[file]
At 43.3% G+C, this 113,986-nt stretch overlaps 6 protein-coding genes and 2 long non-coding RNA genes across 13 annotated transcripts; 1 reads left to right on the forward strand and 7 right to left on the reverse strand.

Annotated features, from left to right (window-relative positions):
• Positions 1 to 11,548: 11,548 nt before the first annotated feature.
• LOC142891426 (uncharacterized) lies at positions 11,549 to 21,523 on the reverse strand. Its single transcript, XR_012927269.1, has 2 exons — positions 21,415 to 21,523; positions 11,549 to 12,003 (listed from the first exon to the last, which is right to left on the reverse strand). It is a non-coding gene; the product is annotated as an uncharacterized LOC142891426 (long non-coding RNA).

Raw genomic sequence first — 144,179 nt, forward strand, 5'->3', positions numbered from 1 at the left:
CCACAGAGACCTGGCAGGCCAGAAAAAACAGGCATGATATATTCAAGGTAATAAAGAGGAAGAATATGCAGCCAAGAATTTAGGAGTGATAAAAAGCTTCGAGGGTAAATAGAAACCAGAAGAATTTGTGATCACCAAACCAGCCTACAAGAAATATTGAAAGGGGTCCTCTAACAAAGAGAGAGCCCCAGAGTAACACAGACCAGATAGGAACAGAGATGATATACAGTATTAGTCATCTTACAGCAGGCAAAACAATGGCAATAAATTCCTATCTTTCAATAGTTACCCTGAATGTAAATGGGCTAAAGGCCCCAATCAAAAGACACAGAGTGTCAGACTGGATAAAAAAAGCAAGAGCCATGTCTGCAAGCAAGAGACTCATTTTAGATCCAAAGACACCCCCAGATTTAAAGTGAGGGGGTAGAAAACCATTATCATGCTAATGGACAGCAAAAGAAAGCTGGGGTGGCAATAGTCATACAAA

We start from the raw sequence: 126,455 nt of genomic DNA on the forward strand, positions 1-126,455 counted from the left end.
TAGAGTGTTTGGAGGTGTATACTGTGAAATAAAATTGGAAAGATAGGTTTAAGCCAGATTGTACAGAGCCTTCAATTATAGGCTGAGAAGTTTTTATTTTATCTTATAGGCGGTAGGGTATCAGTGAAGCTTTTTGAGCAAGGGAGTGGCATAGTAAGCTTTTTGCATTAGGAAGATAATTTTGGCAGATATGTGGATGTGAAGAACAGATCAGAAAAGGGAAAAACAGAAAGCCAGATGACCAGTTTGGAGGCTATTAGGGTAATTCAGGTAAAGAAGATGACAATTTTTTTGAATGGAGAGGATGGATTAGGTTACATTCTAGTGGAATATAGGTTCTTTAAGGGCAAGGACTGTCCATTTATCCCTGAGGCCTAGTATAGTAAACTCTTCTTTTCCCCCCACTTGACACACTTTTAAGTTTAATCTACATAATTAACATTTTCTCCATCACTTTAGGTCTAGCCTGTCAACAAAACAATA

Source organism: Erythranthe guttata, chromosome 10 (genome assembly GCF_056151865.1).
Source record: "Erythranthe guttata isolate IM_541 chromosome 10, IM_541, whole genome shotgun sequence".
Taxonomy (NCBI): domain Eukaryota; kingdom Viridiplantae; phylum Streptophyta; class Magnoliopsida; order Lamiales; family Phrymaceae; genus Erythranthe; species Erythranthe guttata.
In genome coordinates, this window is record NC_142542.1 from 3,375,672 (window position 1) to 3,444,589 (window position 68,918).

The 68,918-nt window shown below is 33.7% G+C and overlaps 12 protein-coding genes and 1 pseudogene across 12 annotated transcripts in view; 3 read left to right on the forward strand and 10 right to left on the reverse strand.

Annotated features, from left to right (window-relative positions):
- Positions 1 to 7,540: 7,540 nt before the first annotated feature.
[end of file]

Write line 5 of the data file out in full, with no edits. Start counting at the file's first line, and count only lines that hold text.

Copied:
Raw genomic sequence first — 144,179 nt, forward strand, 5'->3', positions numbered from 1 at the left: